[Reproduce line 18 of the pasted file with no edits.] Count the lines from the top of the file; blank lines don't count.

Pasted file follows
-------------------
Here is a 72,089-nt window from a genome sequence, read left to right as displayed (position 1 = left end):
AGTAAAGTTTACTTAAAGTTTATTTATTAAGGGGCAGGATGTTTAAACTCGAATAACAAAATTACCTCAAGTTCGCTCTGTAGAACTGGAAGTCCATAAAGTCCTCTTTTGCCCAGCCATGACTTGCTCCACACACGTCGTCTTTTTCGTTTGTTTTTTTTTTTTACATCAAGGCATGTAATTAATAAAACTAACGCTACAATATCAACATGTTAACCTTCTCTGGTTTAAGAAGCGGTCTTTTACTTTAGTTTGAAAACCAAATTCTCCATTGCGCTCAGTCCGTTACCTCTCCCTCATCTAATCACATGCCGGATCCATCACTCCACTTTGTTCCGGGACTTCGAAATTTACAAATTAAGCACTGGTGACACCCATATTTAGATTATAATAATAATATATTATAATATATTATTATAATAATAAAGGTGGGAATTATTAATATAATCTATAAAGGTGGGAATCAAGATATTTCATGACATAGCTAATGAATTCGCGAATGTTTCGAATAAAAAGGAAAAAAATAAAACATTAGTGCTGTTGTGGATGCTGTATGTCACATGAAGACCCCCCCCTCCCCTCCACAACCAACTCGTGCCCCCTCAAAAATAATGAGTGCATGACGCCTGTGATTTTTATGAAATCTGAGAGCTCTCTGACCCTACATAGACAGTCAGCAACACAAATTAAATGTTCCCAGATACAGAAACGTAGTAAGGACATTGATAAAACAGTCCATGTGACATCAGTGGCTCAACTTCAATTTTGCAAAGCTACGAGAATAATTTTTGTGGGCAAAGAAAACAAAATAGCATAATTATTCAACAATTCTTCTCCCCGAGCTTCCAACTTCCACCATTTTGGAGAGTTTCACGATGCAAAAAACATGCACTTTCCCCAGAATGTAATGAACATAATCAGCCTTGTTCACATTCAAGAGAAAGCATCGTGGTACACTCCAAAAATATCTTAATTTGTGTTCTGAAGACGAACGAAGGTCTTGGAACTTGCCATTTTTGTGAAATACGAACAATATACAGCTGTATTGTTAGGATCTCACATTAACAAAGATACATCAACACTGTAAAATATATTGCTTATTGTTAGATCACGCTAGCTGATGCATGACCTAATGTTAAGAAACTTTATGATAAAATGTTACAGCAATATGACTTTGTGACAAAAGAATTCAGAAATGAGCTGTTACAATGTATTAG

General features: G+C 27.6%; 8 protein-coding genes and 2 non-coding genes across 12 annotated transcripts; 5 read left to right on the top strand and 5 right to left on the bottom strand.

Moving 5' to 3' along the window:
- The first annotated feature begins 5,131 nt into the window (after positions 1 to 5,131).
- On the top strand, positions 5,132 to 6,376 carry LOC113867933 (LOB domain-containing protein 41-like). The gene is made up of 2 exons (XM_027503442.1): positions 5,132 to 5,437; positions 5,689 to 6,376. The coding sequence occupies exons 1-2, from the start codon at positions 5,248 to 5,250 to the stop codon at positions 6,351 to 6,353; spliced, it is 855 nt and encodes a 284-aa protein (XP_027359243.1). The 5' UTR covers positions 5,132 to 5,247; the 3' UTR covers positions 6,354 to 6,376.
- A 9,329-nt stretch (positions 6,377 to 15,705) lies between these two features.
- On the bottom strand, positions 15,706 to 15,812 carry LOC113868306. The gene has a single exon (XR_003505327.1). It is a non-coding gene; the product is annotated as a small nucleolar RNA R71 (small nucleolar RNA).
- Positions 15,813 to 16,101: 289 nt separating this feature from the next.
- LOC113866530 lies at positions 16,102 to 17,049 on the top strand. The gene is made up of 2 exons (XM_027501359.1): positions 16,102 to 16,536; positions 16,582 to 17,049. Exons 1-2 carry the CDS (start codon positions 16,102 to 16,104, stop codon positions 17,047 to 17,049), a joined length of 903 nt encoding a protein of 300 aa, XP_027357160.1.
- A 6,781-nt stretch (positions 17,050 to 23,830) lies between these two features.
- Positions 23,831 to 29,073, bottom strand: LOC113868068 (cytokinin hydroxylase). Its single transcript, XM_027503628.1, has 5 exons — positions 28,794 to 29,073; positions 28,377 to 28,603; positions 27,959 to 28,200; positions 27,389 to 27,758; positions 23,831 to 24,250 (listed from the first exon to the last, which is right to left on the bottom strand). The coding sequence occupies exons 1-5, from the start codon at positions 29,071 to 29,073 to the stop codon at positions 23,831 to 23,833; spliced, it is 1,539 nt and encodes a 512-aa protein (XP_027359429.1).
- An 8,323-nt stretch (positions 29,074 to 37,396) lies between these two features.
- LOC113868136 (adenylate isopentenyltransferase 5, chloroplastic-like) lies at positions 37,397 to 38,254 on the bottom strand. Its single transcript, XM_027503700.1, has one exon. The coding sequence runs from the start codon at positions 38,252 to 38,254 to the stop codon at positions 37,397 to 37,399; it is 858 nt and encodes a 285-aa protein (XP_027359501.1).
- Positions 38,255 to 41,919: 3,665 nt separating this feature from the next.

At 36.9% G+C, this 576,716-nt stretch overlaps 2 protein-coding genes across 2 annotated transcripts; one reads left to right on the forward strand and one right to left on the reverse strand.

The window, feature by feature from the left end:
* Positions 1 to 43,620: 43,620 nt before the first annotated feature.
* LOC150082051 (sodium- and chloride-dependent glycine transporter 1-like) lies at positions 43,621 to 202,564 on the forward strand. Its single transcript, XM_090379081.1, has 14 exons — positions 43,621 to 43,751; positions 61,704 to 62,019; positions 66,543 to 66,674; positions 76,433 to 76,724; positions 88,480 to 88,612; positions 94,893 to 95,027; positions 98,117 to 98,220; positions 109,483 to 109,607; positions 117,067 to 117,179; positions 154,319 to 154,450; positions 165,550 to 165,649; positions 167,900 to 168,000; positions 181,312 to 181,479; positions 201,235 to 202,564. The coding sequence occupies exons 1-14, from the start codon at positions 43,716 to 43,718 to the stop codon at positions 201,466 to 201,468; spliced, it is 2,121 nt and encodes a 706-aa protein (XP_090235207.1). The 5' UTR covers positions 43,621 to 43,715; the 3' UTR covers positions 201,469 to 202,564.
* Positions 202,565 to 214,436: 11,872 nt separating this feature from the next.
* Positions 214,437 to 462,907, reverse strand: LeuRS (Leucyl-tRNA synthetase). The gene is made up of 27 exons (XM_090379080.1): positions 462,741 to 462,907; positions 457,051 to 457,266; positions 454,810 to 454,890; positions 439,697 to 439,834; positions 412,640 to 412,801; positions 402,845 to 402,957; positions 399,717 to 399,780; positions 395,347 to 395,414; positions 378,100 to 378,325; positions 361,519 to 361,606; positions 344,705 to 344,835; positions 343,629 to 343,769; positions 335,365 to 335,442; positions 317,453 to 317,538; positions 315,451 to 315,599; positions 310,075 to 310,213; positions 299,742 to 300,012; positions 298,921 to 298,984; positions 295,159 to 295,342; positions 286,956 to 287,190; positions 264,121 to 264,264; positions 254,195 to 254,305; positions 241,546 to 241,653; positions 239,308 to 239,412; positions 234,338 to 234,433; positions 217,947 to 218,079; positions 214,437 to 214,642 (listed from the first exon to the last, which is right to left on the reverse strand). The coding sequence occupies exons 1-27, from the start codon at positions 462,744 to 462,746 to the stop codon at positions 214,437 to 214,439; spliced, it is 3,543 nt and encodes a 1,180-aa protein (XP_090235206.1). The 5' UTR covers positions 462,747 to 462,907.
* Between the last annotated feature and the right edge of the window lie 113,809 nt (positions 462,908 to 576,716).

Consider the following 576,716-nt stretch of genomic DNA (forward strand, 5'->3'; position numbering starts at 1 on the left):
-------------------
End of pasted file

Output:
* Positions 1 to 43,620: 43,620 nt before the first annotated feature.